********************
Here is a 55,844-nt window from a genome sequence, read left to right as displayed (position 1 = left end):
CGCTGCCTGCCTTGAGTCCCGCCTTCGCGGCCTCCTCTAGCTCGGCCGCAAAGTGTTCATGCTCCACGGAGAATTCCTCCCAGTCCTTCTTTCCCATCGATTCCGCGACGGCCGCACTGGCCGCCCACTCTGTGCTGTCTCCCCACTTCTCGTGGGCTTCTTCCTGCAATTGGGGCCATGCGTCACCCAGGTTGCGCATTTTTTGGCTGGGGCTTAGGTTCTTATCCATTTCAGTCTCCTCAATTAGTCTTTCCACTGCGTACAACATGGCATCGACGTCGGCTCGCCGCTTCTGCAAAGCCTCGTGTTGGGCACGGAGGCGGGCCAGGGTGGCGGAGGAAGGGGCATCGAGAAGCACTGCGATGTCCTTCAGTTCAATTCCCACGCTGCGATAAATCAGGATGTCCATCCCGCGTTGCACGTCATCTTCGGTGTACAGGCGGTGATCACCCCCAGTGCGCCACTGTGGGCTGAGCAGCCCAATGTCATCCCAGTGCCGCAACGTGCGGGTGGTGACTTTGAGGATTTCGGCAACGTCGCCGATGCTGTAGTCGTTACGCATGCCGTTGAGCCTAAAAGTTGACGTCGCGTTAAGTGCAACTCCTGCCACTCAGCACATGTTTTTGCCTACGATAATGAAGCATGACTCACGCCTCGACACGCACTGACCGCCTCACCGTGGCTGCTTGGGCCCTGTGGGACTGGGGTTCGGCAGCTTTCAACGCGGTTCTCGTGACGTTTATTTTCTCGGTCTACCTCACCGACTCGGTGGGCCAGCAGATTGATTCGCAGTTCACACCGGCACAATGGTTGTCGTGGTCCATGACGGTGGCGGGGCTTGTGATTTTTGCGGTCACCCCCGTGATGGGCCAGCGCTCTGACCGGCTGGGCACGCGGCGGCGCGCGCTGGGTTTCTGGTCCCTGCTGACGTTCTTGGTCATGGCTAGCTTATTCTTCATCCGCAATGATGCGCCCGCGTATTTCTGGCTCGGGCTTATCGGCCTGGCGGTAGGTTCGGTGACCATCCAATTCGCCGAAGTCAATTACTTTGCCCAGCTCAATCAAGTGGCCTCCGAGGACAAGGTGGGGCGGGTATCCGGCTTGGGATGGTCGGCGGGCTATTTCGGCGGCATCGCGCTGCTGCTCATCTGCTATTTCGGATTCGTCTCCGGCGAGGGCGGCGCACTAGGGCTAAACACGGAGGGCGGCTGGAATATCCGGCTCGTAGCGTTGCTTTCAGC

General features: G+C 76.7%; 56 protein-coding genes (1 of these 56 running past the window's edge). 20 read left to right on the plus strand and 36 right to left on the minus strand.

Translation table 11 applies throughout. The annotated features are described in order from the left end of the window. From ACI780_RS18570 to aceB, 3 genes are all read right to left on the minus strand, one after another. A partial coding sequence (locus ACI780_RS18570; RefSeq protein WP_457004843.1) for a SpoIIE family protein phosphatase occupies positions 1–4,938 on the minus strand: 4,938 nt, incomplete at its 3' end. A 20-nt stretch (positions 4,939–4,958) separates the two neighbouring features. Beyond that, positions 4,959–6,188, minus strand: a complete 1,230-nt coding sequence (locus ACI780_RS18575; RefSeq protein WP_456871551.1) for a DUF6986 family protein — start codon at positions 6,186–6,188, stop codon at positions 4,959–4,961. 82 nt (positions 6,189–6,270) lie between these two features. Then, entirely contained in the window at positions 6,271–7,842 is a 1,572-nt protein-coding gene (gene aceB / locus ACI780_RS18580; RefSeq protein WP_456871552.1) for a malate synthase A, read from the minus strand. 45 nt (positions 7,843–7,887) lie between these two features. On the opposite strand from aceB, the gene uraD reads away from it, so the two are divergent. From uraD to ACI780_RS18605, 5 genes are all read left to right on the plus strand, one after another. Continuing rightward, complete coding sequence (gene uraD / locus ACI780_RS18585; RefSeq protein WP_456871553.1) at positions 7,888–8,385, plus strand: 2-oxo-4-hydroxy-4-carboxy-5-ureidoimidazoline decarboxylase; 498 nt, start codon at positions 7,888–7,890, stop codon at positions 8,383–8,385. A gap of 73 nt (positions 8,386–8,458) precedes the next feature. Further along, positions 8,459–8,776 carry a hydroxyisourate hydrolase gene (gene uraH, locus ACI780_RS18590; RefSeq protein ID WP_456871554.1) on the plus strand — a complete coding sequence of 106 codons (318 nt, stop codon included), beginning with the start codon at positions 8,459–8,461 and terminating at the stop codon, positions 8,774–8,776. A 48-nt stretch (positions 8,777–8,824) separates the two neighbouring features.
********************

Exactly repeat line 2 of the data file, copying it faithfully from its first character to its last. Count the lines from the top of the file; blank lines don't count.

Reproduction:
CGCTGCCTGCCTTGAGTCCCGCCTTCGCGGCCTCCTCTAGCTCGGCCGCAAAGTGTTCATGCTCCACGGAGAATTCCTCCCAGTCCTTCTTTCCCATCGATTCCGCGACGGCCGCACTGGCCGCCCACTCTGTGCTGTCTCCCCACTTCTCGTGGGCTTCTTCCTGCAATTGGGGCCATGCGTCACCCAGGTTGCGCATTTTTTGGCTGGGGCTTAGGTTCTTATCCATTTCAGTCTCCTCAATTAGTCTTTCCACTGCGTACAACATGGCATCGACGTCGGCTCGCCGCTTCTGCAAAGCCTCGTGTTGGGCACGGAGGCGGGCCAGGGTGGCGGAGGAAGGGGCATCGAGAAGCACTGCGATGTCCTTCAGTTCAATTCCCACGCTGCGATAAATCAGGATGTCCATCCCGCGTTGCACGTCATCTTCGGTGTACAGGCGGTGATCACCCCCAGTGCGCCACTGTGGGCTGAGCAGCCCAATGTCATCCCAGTGCCGCAACGTGCGGGTGGTGACTTTGAGGATTTCGGCAACGTCGCCGATGCTGTAGTCGTTACGCATGCCGTTGAGCCTAAAAGTTGACGTCGCGTTAAGTGCAACTCCTGCCACTCAGCACATGTTTTTGCCTACGATAATGAAGCATGACTCACGCCTCGACACGCACTGACCGCCTCACCGTGGCTGCTTGGGCCCTGTGGGACTGGGGTTCGGCAGCTTTCAACGCGGTTCTCGTGACGTTTATTTTCTCGGTCTACCTCACCGACTCGGTGGGCCAGCAGATTGATTCGCAGTTCACACCGGCACAATGGTTGTCGTGGTCCATGACGGTGGCGGGGCTTGTGATTTTTGCGGTCACCCCCGTGATGGGCCAGCGCTCTGACCGGCTGGGCACGCGGCGGCGCGCGCTGGGTTTCTGGTCCCTGCTGACGTTCTTGGTCATGGCTAGCTTATTCTTCATCCGCAATGATGCGCCCGCGTATTTCTGGCTCGGGCTTATCGGCCTGGCGGTAGGTTCGGTGACCATCCAATTCGCCGAAGTCAATTACTTTGCCCAGCTCAATCAAGTGGCCTCCGAGGACAAGGTGGGGCGGGTATCCGGCTTGGGATGGTCGGCGGGCTATTTCGGCGGCATCGCGCTGCTGCTCATCTGCTATTTCGGATTCGTCTCCGGCGAGGGCGGCGCACTAGGGCTAAACACGGAGGGCGGCTGGAATATCCGGCTCGTAGCGTTGCTTTCAGC